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A change in healthcare policy helps those with pre-existing conditions get coverage.

by Andrew Conner

As of Jan. 1, 2014, a key provision of the Affordable Care Act (ACA) will go into effect, ensuring that health insurance plans no longer can deny or limit coverage, or charge an enrollee or dependent a higher premium based on pre-existing conditions, including multiple sclerosis.

In the past, people with pre-existing conditions may have been turned down by health insurers if they tried to buy their own policy, or they (or their employers) were charged more. Health insurers also had the option of accepting applications from people with pre-existing conditions, but excluding the costs of any care needed to pay for those conditions. All of these insurer practices will be prohibited by the ACA in the coming year.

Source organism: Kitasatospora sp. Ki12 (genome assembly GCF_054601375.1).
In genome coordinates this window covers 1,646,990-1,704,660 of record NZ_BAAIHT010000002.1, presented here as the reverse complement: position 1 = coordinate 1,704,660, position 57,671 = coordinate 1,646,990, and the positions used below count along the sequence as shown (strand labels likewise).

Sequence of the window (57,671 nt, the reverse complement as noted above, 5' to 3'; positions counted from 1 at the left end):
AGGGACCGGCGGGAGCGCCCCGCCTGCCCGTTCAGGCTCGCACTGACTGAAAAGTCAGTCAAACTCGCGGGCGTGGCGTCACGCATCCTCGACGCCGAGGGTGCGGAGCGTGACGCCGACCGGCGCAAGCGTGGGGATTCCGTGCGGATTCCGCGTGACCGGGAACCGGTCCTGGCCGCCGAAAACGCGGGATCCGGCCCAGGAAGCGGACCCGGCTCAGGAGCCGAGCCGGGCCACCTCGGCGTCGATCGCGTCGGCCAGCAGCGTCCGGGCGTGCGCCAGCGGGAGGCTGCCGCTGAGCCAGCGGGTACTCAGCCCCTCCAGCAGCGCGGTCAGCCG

“This provision should give people with MS and their families peace of mind, knowing they will not be discriminated against in the health insurance systems,” says Kim Calder, director of Federal Health Affairs and Insurance Policy for the National MS Society. She encourages people to learn more about how the new health insurance law might benefit them.

Call 1-800-344-4867 to talk to an MS Navigator, or visit the MSsociety website for more information.

Andrew Conner is a Chicago-based writer.
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